A day in the life of the Specialist Team Royal Engineers, by Gary Sullivan, managing director of construction logistics specialist Wilson James
The day begins like most in construction. Up at 6am, breakfast, a quick check to make sure I have all I need for the day. The only absence is the dreaded BlackBerry, no mobile devices. The other difference is the 20kg of personal protective equipment I must wear.
Major Pete Helme of 517 Squadron STRE briefs on the day’s work and gives an overview of the current security situation. What action we take if our vehicle is hit with an IED, what to do if we are shot at and how to spot a suicide a bomber. Just a normal day in Helmand province.
Our first stop today is at the Bolan Bridge, over the River Helmand and a major artery for trade in Lashkar Gah. Our Husky armoured vehicles, escorted by two Jackals (all-terrain high mobility weapons platforms) pull up just short of the bridge. The Royal Engineers, who are first and foremost soldiers, carry out checks on the passing vehicles and locals before moving to the bridge to investigate the crumbling supports. Measurements are taken and remedial measures discussed as we look across the river to a 17th-century fort, a reminder of previous conflicts.
We move on, just a short distance down to the river where the local suppliers of aggregate and asphalt are based. Colourful trucks wait to be loaded with aggregate for the substantial road building program. Today our interest is in the blacktop.
Greeting the Afghans with smiles and handshakes, our discussion quickly turns to the quality of the blacktop. The ancient machinery, billowing smoke, would never reach UK standards. But Staff Sergeant Dave Lafferty assures me that, while it looks like it’s on fire, the Afghans know exactly what they are doing, and a sample is produced for the team to take back to camp to test. While everything seems friendly, our Jackal escorts remain alert. Not just for our safety, but also for the Afghan contractors who are also taking risks when working with the army. They face intimidation and attacks too.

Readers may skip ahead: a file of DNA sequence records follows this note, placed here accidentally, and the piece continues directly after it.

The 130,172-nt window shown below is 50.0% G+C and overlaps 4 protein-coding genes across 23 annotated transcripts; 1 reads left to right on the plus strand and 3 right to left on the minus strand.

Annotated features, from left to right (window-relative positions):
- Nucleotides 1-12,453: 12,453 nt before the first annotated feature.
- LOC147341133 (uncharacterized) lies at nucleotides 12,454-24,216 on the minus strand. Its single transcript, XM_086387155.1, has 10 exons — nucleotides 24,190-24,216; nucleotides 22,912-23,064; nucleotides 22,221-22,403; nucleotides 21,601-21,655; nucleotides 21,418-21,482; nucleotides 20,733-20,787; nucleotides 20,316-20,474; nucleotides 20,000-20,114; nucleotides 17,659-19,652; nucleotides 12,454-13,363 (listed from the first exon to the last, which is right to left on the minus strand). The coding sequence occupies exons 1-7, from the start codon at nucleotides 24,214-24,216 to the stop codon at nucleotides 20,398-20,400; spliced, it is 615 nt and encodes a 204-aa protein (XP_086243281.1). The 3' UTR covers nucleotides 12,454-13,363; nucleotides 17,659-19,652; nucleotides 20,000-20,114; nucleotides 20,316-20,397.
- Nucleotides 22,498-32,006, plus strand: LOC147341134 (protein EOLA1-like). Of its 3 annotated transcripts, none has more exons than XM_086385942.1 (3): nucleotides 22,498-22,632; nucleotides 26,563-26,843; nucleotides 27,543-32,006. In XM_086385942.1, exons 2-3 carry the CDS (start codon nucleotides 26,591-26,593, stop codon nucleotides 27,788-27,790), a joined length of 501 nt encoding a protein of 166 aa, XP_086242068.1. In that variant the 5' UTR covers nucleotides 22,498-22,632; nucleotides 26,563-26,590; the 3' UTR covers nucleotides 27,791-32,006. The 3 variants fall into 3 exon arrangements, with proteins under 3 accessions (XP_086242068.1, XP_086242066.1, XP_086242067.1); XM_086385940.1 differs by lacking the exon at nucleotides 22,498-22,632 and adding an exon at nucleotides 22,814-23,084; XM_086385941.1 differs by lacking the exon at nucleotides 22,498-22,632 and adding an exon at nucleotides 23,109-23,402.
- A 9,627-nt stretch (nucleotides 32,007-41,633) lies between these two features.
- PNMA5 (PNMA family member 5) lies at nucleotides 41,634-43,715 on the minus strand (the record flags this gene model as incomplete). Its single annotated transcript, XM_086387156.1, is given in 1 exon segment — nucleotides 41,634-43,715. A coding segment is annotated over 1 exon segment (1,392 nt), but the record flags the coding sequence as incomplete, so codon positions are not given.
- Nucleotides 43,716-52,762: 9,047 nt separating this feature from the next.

The security situation has improved in recent years in this part of Helmand. The threat has not gone away, but by helping the community to govern and self-police, it is much safer now. Community liaison is crucial and I am invited to attend a “shura”, a meeting of elders, like a village or town council meeting. Once it would have been led by the army, but now they take a back seat to answer technical questions as the local contractors discuss progress with the community. Swiss roll and cans of pop all round.
After nine hours, darkness brings an increased security threat, and it’s time to return. But the day is not done. After a quick scoff, it’s into the office to write up today’s findings, plan the next day’s work, chase materials and sift through the calculations. The glow from the laptops continues long into the night.
Read the rest of this story, and more about UK construction professionals’ work in Afghanistan here.